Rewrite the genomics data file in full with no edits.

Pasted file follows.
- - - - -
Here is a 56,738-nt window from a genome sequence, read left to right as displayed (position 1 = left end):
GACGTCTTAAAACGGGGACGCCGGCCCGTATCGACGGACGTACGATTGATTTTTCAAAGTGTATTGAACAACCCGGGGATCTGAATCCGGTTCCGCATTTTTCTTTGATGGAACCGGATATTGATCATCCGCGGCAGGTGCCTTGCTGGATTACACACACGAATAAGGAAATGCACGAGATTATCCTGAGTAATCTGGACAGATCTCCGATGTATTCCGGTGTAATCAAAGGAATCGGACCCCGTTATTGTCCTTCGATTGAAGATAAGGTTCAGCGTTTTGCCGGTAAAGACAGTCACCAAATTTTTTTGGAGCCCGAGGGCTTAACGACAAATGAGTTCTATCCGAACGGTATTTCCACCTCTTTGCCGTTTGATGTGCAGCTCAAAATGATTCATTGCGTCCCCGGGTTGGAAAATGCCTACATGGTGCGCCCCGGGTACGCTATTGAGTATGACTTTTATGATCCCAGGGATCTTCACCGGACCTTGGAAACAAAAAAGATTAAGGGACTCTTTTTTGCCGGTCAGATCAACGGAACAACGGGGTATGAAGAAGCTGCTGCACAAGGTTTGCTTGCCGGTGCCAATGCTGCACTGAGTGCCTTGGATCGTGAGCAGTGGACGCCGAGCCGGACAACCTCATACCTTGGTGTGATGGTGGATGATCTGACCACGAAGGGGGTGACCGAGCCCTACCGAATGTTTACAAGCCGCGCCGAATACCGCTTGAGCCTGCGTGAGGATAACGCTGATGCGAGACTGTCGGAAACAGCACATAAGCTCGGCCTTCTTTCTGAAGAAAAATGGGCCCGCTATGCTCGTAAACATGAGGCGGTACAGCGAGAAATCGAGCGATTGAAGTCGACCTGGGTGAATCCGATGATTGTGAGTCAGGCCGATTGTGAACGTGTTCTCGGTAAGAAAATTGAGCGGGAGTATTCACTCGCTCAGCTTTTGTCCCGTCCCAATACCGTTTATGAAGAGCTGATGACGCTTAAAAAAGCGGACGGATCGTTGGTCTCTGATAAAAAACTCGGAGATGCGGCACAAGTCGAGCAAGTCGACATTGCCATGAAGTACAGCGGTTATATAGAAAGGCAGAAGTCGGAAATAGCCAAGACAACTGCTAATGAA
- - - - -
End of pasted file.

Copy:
Here is a 56,738-nt window from a genome sequence, read left to right as displayed (position 1 = left end):
GACGTCTTAAAACGGGGACGCCGGCCCGTATCGACGGACGTACGATTGATTTTTCAAAGTGTATTGAACAACCCGGGGATCTGAATCCGGTTCCGCATTTTTCTTTGATGGAACCGGATATTGATCATCCGCGGCAGGTGCCTTGCTGGATTACACACACGAATAAGGAAATGCACGAGATTATCCTGAGTAATCTGGACAGATCTCCGATGTATTCCGGTGTAATCAAAGGAATCGGACCCCGTTATTGTCCTTCGATTGAAGATAAGGTTCAGCGTTTTGCCGGTAAAGACAGTCACCAAATTTTTTTGGAGCCCGAGGGCTTAACGACAAATGAGTTCTATCCGAACGGTATTTCCACCTCTTTGCCGTTTGATGTGCAGCTCAAAATGATTCATTGCGTCCCCGGGTTGGAAAATGCCTACATGGTGCGCCCCGGGTACGCTATTGAGTATGACTTTTATGATCCCAGGGATCTTCACCGGACCTTGGAAACAAAAAAGATTAAGGGACTCTTTTTTGCCGGTCAGATCAACGGAACAACGGGGTATGAAGAAGCTGCTGCACAAGGTTTGCTTGCCGGTGCCAATGCTGCACTGAGTGCCTTGGATCGTGAGCAGTGGACGCCGAGCCGGACAACCTCATACCTTGGTGTGATGGTGGATGATCTGACCACGAAGGGGGTGACCGAGCCCTACCGAATGTTTACAAGCCGCGCCGAATACCGCTTGAGCCTGCGTGAGGATAACGCTGATGCGAGACTGTCGGAAACAGCACATAAGCTCGGCCTTCTTTCTGAAGAAAAATGGGCCCGCTATGCTCGTAAACATGAGGCGGTACAGCGAGAAATCGAGCGATTGAAGTCGACCTGGGTGAATCCGATGATTGTGAGTCAGGCCGATTGTGAACGTGTTCTCGGTAAGAAAATTGAGCGGGAGTATTCACTCGCTCAGCTTTTGTCCCGTCCCAATACCGTTTATGAAGAGCTGATGACGCTTAAAAAAGCGGACGGATCGTTGGTCTCTGATAAAAAACTCGGAGATGCGGCACAAGTCGAGCAAGTCGACATTGCCATGAAGTACAGCGGTTATATAGAAAGGCAGAAGTCGGAAATAGCCAAGACAACTGCTAATGAA